Food crisis in 2019 will be linked to climate shocks and conflicts


A global report published on Thursday 28 March 2019 by several United Nations (UN) agencies and international donors warned that climate shocks and conflicts will remain the primary causes of food crises in the world in 2019. If we rely on the drafters of the report, Africa is disproportionately affected.

In 2018, more than 113 million people in 53 countries were on the brink of famine, particularly in Africa, says the report published on Tuesday in Brussels as a prelude to a high-level expert meeting on the subject.

Yemen, the Democratic Republic of the Congo, Afghanistan, Ethiopia, Syria, Sudan, South Sudan, and the northern part of Nigeria were the eight countries most affected by acute malnutrition, according to the report, which has been studying in detail each year since three years the 50 most struggling countries to feed their population.

Africa is “disproportionately” affected by acute hunger, with nearly 72 million people involved, said to AFP Dominique burgeon, head of emergencies at the UN food and agriculture Agency, FAO, during a telephone interview.

“Up to 80% of the population” of countries on the brink of famine “depend on Agriculture” he said. “We must provide them with both emergency humanitarian aid to feed themselves and livelihoods by relaying agriculture” and food production, he said.

For 2019, the report alerts on the situation of countries bordering on conflict, which overwhelmingly host refugees, and in turn find themselves in food fragility.

Food shortages in the world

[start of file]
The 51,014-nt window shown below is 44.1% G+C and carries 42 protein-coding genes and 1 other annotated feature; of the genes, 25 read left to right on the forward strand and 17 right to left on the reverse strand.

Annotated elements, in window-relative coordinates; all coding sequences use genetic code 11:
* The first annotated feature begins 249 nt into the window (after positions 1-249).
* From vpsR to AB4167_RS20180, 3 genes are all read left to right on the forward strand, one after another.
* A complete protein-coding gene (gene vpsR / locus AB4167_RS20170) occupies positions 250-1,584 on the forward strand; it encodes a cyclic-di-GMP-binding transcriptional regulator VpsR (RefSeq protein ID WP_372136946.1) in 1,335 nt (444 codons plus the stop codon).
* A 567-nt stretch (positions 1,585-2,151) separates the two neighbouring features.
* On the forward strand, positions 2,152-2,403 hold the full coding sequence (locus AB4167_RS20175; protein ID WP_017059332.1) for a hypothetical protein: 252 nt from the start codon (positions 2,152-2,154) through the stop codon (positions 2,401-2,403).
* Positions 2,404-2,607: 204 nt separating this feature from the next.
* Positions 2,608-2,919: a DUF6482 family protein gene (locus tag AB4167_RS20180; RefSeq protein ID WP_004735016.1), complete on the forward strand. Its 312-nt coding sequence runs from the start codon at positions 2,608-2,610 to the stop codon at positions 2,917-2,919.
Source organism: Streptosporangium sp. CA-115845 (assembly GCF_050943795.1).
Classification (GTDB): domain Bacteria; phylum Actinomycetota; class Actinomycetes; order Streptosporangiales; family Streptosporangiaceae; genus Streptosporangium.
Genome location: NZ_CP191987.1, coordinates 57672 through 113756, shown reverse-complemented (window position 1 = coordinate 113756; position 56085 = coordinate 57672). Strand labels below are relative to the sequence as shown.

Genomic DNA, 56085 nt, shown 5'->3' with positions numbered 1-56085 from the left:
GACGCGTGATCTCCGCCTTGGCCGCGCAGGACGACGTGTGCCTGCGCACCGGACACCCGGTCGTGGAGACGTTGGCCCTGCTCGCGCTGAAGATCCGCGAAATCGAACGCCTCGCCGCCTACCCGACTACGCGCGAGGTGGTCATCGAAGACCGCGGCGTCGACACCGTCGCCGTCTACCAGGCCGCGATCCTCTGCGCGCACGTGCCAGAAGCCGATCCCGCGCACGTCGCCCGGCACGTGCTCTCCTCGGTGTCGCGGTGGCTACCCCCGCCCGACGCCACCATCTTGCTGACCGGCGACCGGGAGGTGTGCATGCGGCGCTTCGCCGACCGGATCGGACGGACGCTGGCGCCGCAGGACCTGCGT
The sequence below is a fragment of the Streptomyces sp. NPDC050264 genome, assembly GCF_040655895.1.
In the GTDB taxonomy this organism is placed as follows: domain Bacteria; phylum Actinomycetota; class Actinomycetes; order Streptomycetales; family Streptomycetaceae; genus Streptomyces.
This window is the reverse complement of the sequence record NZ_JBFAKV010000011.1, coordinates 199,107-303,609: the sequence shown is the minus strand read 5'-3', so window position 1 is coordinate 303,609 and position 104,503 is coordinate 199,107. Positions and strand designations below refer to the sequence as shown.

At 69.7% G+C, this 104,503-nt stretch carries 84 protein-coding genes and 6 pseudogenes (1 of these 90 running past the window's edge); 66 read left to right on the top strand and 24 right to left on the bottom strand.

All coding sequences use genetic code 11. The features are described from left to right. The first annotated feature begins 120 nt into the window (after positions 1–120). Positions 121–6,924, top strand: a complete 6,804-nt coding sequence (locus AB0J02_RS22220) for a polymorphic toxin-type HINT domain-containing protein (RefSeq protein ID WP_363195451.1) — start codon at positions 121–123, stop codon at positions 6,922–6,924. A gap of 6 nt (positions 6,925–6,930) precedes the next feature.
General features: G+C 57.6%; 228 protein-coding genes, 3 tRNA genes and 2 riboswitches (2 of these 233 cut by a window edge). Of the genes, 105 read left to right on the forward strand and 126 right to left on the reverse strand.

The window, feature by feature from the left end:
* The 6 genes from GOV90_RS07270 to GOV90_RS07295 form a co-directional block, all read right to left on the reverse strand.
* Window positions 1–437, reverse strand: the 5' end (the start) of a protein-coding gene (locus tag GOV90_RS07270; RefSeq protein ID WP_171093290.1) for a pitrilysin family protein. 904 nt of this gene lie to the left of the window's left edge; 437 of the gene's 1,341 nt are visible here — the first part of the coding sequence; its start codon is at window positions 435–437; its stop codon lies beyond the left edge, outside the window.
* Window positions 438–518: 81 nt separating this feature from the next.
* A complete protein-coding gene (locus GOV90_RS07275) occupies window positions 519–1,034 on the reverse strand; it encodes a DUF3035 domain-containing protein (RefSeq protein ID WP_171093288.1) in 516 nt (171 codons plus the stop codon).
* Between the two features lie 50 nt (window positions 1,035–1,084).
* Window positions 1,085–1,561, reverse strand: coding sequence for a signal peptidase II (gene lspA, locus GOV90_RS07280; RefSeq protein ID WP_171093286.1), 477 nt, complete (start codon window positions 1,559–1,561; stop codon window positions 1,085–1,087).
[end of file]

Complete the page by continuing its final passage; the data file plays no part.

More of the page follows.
“Particularly in Egypt, Jordan, Lebanon and Turkey, where Syrian refugees are hosted, in Bangladesh, where Rohingya come from Myanmar, Uganda, which houses refugees from South Sudan and the Democratic Republic of the Congo, Cameroon and Burundi, where the refugees from the Central African Republic and Dr Congo, Colombia, Ecuador and Peru, where the Venezuelan migrants flock, are arriving, says the report, citing also “the countries around Lake Chad in Africa where they take refuge” populations driven by violence related to Boko Haram “.

Venezuela, for which reliable data had so far been lacking, should be declared in a State of food crisis in 2019, says Mr. burgeon, saying “concerned” about the “significant and significant” increase in poverty in this country struck by a mass emigration.

In Afghanistan, food insecurity “worsened” in 2018 after severe droughts, stresses the expert.

“In the region of Herat, I met families of farmers forced to sell their oxen, used for ploughing, in order to feed themselves: this is the pinnacle of food vulnerability when there is no more seed and more means of cultivating. They need to be helped to diversify their sources of income, for example by developing saffron production, “he said.

Iraq and Syria suffered from the same drought: it cancelled the resilience of Syrian farmers during the eight years of conflict, according to Mr. burgeon.

-Syria: helping the seed sector

The Syrian production of wheat thus “massively” fell last year, to 1.2 million tonnes, while it averaged 4.1 MT from 2002 to 2011, before the conflict: “it is the lowest production for 30 years (1989),” said Mr. burgeon, who wishes a the “seed” sector in this country, formerly a Middle Eastern granary.

The report provides for 2019 for an increase in food insecurity in Haiti, the poorest State in the Americas, in a State of “chronic vulnerability”, according to Mr. burgeon.

In Central America, the report points out the risks to the “dry corridor”: Guatemala, Honduras, El Salvador and Nicaragua, as well as the West of Costa Rica and Panama. In this area, affected by climate change and the El Niño phenomenon, 45 million inhabitants live below the poverty line.

In addition to FAO, the food security information network (FSIN) that drafted the report includes other UN agencies, such as UNICEF or the World Food Programme (WFP), the European Union, USAid, the United States Agency for development, as well as regional committees such as the Permanent Committee on drought control in the Sahel (CILSS).

Moctar FICOU/VivAfrik     


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